Planting

Plant tomato plants into soil beds or containers when they are 6-12in (15-30cm) tall, with well-developed, healthy rootballs. Moist (not soggy) rootballs slip out of pots more easily.

Soil beds

When planting in outdoor beds, use an appropriate support system—try wire cages for bushes and wooden stakes for cordons. Dwarf plants don't need a support. Choose an overcast, still day to reduce stress to the plant from sun and wind and plant in a sheltered spot, such as against a sunny wall or downwind of a hedge or trellis.

PLANT IN A SOIL BED - plant deeply for healthy roots

1 While soaking the plant pot in water or a diluted seaweed solution (for 2-3 hours), dig a planting hole, about twice the pot's depth.

2 Hammer in a sturdy stake next to the planting hole. Remove the plant from its pot and place it into the soil.

3 Backfill with soil so that the stem is covered at least up to the level of the seed leaves. This will encourage new roots to form, which stabilizes the plant and can increase yield, as there are more feeding roots. Firm.

4 Water in well and label. In areas where cutworms are a problem and may nibble the stem, make a tinfoil or cardboard collar and slip it around the base of the stem. This should protect the young plant until it is robust enough to resist attack.

Containers

When you are transferring young tomato plants into containers such as pots, hanging baskets, or growing bags, you need to observe the same basic principles as for planting (pp98-99).

One advantage of containers is that you can start the tomatoes earlier and keep the planted containers under cover until conditions are favorable outdoors, which wil give you an earlier crop. You can't do this with growing bags, however, as they are difficult to move once planted.

You may wish to plant a trailing or dwarf tomato plant into a hanging basket. Keep it in a light, airy room, or in the greenhouse, at a minimum of 59°F (15°C), until all risk of frost is past.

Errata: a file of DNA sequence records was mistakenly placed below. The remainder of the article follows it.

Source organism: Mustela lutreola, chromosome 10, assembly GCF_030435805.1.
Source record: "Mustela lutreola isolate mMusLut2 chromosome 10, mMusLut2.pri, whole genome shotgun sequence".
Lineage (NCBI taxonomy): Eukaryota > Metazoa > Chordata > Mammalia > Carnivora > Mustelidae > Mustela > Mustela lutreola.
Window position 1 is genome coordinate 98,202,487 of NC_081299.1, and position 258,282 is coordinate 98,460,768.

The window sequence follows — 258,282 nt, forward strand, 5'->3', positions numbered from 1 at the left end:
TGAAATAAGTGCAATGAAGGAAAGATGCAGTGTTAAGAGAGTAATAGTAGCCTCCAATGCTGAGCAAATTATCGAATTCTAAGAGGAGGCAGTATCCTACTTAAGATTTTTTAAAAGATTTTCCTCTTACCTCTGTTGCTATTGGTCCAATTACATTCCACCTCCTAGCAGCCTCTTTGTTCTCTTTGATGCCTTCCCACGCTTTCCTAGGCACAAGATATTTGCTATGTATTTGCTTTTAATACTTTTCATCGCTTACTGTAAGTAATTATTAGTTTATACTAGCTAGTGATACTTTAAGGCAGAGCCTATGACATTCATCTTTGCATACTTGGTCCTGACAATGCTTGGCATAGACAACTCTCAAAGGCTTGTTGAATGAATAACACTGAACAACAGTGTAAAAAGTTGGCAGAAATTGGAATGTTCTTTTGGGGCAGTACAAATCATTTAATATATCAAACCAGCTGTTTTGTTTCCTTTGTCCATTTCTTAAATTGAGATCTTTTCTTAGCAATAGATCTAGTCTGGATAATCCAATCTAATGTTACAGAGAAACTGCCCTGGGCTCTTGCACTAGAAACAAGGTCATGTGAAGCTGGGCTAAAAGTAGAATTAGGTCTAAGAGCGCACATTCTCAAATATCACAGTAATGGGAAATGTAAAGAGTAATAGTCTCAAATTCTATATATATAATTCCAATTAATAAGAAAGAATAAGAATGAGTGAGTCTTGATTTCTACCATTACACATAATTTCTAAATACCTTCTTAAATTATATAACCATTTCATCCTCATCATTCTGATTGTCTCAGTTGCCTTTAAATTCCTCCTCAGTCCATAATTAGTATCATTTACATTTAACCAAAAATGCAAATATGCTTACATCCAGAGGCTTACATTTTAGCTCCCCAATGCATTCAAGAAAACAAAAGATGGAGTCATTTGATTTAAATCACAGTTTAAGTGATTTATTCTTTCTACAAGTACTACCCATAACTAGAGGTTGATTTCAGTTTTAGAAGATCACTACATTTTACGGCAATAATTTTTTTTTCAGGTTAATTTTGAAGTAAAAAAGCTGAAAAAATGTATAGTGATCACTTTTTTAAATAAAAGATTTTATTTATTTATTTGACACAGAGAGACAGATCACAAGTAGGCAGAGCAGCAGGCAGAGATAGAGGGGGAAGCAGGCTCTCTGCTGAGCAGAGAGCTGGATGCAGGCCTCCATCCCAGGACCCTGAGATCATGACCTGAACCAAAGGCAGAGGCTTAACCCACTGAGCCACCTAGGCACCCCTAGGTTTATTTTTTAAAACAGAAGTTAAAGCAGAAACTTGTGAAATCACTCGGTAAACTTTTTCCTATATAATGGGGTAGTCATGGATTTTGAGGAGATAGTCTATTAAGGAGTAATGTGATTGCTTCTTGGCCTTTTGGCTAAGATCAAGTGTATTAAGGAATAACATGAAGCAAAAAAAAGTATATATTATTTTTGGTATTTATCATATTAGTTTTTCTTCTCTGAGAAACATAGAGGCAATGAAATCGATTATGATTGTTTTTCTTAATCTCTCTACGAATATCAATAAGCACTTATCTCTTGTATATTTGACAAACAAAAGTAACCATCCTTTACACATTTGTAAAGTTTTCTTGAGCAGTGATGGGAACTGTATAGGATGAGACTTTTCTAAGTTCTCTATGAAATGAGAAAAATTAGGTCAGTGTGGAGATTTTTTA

Tomato plants in pots and growing bags need a sturdy support system of canes and twine, stakes, or wires on fencing or walls. Bamboo canes are often used, but they may not be able to cope with the weight of some of the more vigorous plants. Opt for stakes in this instance. You can help to hold canes upright in growing bags by tying the top of each cane to a greenhouse strut or some other strong support outdoors such as a trellis.

PLANTING INTO A GROWING BAG - position the bag before planting it

Cut 3 planting holes in the plastic. Add a watering funnel (made from a baseless plastic bottle) to avoid water run-off.

To plant the bag, water each plant well and insert it in its hole at the same depth or slightly deeper than before. Firm.

Cut 3 planting holes in the plastic. Add a watering funnel (made from a baseless plastic bottle) to avoid water run-off.

To plant the bag, water each plant well and insert it in its hole at the same depth or slightly deeper than before. Firm.

Protecting your plants

When positioning containers, choose a spot that provides shelter from strong winds and excessive rain. The most effective barriers are not solid screens such as walls or fences, but those that are around 60 percent permeable, which filter the wind rather than causing damaging eddies. However, in cool areas, tomatoes trained against a sunny wall will benefit from reflected heat.

You can also improve drainage on heavy soils by building raised beds or adding plenty of organic matter to increase the moisture retention of light soils.

Create an effective screen from drying winds by growing climbing plants such as runner beans up a simple trellis screen. >

3 Punch some drainage holes into the base of the bag to keep the soil from becoming stagnant, then water the plants thoroughly.

4 As the plants grow, tie the main stems to the supports, using soft twine in a figure-eight pattern—don't tie the stems too tightly.

How To Can Tangy Tomatoes

How To Can Tangy Tomatoes

Interested In Canning Juicy Tomatoes? Here's How You Can Prepare Canned Tomatoes At Home. A Comprehensive Guide On Tomato Canning. The process of canning tomatoes at home has been a family tradition with many generations. Making home canned or home tinned tomatoes is something that is remembered by families for years! You must have surely seen your granny canning tomatoes at home in order to prepare for the approaching winters. In winters, one is usually unsure of getting fresh tomatoes.

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